• JavaScript variables are not typed.  In other words, you don’t declare the data type that the variable will store when you declare the variable, and changing data types is perfectly OK.  The following is perfectly valid, although perhaps not a great practice:
var myVariable="Hello World";

alert(myVariable);  //outputs Hello World, myVariable holds a string

myVariable=345;

alert (myVariable);  //outputs 345, myVariable holds an integer

  • var is your friend.  99% of the time, you always want to preface your variable declarations with the var keyword.  This declares the variable as local to your current scope.  We’ll talk about this more later in part 5.  For now, and until you understand the implications of not doing so, always use var
  • Null – variables are null if it contains an unknown value, which is not the same thing as undefined.
  • Undefinedundefined is a special value in JavaScript.  It means the variable has not been declared (in the current scope – more on that in part 5), or has been declared but has not been given a value.

Functions

JavaScript is organized into functions.  A function is a group of statements organized together in what essentially amounts to a named container.  Here is an example of a function declaration and usage:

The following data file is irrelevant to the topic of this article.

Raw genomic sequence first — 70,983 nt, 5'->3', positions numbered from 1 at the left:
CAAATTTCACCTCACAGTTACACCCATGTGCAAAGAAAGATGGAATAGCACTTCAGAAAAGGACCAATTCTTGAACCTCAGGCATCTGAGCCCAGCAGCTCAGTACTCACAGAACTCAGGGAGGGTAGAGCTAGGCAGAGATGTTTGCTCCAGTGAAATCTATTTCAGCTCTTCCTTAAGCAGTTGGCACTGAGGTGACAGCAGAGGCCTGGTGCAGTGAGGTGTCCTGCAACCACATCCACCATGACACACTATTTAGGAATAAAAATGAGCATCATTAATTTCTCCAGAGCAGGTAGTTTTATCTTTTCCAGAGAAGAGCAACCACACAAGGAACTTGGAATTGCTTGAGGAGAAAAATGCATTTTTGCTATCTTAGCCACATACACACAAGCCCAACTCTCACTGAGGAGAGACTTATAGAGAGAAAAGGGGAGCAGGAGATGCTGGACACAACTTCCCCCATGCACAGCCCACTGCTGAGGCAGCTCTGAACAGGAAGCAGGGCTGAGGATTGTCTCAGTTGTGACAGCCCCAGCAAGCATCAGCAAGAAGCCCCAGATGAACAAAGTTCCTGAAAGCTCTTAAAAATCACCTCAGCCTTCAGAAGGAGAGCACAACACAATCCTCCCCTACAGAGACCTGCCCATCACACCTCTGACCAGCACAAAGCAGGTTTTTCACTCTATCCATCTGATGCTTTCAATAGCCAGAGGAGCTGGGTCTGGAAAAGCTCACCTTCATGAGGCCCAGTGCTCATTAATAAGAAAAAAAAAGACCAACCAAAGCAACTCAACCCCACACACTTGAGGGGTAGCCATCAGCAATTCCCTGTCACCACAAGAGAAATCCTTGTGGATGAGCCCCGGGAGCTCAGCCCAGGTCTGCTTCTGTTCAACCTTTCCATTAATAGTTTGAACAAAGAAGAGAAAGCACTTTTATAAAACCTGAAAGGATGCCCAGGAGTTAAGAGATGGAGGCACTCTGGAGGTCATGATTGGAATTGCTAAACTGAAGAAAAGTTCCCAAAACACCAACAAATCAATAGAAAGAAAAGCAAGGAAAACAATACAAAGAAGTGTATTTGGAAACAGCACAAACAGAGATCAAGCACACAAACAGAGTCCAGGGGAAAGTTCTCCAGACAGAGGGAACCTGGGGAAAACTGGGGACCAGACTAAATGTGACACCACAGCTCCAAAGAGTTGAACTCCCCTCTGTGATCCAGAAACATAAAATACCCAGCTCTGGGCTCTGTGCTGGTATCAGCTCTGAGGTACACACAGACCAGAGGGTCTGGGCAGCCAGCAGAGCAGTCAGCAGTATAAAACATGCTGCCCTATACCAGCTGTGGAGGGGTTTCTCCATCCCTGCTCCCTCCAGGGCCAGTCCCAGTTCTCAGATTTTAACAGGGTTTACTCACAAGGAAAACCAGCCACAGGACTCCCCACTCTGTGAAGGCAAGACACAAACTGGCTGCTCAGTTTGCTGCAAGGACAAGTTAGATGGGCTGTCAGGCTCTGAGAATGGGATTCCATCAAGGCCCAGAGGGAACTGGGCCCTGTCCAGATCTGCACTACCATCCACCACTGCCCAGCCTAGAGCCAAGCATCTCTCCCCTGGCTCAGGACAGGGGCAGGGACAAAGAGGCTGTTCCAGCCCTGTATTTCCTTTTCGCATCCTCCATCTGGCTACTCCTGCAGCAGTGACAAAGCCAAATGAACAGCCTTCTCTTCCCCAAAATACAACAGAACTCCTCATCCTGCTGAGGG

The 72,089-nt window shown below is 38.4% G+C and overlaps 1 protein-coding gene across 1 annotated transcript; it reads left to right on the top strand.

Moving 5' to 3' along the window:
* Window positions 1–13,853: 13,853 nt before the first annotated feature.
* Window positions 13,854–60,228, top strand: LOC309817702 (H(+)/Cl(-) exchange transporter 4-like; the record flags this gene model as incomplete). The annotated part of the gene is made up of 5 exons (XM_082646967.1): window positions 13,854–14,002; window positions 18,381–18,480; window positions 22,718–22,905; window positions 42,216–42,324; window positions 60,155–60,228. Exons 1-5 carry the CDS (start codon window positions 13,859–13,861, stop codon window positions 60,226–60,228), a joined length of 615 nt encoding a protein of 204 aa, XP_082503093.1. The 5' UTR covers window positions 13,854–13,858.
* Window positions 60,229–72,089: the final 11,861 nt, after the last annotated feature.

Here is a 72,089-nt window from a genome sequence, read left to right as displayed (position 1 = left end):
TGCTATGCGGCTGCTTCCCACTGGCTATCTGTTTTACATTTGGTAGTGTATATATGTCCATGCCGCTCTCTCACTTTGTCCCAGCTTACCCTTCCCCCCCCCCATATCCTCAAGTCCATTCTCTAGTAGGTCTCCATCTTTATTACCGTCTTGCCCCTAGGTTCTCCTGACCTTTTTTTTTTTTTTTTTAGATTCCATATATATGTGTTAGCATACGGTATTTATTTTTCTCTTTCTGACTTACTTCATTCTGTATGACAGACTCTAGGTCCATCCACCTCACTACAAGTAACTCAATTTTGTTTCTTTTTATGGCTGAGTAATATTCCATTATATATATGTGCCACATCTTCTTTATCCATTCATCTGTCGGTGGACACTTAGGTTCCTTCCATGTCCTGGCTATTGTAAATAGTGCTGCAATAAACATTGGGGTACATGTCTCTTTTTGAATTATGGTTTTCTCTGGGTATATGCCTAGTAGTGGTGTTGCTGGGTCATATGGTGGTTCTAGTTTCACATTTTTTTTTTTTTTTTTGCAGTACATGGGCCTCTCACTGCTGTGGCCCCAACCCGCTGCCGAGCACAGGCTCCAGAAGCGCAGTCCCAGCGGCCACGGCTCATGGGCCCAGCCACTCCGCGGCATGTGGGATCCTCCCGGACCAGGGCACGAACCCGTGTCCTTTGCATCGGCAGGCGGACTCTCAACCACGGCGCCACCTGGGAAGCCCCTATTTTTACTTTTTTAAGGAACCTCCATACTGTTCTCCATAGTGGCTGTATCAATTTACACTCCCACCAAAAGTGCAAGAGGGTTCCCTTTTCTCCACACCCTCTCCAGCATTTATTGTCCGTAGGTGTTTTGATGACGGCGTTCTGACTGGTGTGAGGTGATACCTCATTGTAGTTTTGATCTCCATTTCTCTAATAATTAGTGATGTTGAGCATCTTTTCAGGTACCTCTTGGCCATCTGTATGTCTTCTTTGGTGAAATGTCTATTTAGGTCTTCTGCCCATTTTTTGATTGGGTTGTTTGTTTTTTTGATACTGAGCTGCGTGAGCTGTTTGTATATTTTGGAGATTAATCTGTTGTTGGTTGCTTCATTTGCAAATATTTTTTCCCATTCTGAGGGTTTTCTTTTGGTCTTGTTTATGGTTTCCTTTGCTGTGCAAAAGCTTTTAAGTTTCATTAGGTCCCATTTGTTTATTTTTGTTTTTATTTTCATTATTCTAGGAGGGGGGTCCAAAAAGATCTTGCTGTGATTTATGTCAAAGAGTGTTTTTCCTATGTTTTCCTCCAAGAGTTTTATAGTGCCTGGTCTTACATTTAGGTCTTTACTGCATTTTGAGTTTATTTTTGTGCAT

//declare the function:

function sayHello(){

    alert("Hello World");

}


//call the function:

sayHello();


 

Passing a parameter to the function is equally simple:

//declare the function with a parameter:

function saySomething(thingToSay){

    alert(thingToSay);

}


//call the function and pass in a parameter:

saySomething("Hello World");

We’ll touch on some advanced function declarations and usage in part 4.

Wrap Up

That’s a quick, high-level tour of the basic stuff you need to know to begin operating in a JavaScript world.  There is obviously a lot more that needs to be covered – or else I wouldn’t have 14 more sections planned :-).  We’ll get to all of that in later sections of this series.  Hopefully this has gotten everyone on the same page.  We’re pretty quickly going to move into the deep-end, so buckle up…